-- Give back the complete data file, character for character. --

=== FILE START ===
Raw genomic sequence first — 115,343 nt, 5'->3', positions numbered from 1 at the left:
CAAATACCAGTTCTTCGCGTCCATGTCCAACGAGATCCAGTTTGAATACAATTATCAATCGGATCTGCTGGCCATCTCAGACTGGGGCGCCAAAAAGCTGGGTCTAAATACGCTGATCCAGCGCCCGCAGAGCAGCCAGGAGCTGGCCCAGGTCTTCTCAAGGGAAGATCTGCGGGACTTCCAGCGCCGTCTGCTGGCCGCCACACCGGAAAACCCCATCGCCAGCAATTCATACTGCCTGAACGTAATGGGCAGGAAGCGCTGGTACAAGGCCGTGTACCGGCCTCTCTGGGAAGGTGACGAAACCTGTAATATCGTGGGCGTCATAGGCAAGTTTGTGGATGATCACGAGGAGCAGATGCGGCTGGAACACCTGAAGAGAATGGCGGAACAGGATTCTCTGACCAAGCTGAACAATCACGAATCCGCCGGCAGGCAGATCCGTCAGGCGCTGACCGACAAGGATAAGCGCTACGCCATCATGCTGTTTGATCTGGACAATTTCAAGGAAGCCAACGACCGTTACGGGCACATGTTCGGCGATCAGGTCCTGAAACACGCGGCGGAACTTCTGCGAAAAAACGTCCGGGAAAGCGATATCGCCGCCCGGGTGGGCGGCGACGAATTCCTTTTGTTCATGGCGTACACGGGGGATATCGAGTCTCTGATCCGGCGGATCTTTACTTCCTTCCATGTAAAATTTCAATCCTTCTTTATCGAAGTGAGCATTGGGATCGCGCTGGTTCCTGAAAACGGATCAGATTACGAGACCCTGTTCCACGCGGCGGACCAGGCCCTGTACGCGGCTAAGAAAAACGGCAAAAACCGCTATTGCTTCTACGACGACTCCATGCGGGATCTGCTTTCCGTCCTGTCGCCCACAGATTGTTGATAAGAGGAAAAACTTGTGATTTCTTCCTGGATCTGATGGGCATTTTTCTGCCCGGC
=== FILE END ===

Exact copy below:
Raw genomic sequence first — 115,343 nt, 5'->3', positions numbered from 1 at the left:
CAAATACCAGTTCTTCGCGTCCATGTCCAACGAGATCCAGTTTGAATACAATTATCAATCGGATCTGCTGGCCATCTCAGACTGGGGCGCCAAAAAGCTGGGTCTAAATACGCTGATCCAGCGCCCGCAGAGCAGCCAGGAGCTGGCCCAGGTCTTCTCAAGGGAAGATCTGCGGGACTTCCAGCGCCGTCTGCTGGCCGCCACACCGGAAAACCCCATCGCCAGCAATTCATACTGCCTGAACGTAATGGGCAGGAAGCGCTGGTACAAGGCCGTGTACCGGCCTCTCTGGGAAGGTGACGAAACCTGTAATATCGTGGGCGTCATAGGCAAGTTTGTGGATGATCACGAGGAGCAGATGCGGCTGGAACACCTGAAGAGAATGGCGGAACAGGATTCTCTGACCAAGCTGAACAATCACGAATCCGCCGGCAGGCAGATCCGTCAGGCGCTGACCGACAAGGATAAGCGCTACGCCATCATGCTGTTTGATCTGGACAATTTCAAGGAAGCCAACGACCGTTACGGGCACATGTTCGGCGATCAGGTCCTGAAACACGCGGCGGAACTTCTGCGAAAAAACGTCCGGGAAAGCGATATCGCCGCCCGGGTGGGCGGCGACGAATTCCTTTTGTTCATGGCGTACACGGGGGATATCGAGTCTCTGATCCGGCGGATCTTTACTTCCTTCCATGTAAAATTTCAATCCTTCTTTATCGAAGTGAGCATTGGGATCGCGCTGGTTCCTGAAAACGGATCAGATTACGAGACCCTGTTCCACGCGGCGGACCAGGCCCTGTACGCGGCTAAGAAAAACGGCAAAAACCGCTATTGCTTCTACGACGACTCCATGCGGGATCTGCTTTCCGTCCTGTCGCCCACAGATTGTTGATAAGAGGAAAAACTTGTGATTTCTTCCTGGATCTGATGGGCATTTTTCTGCCCGGC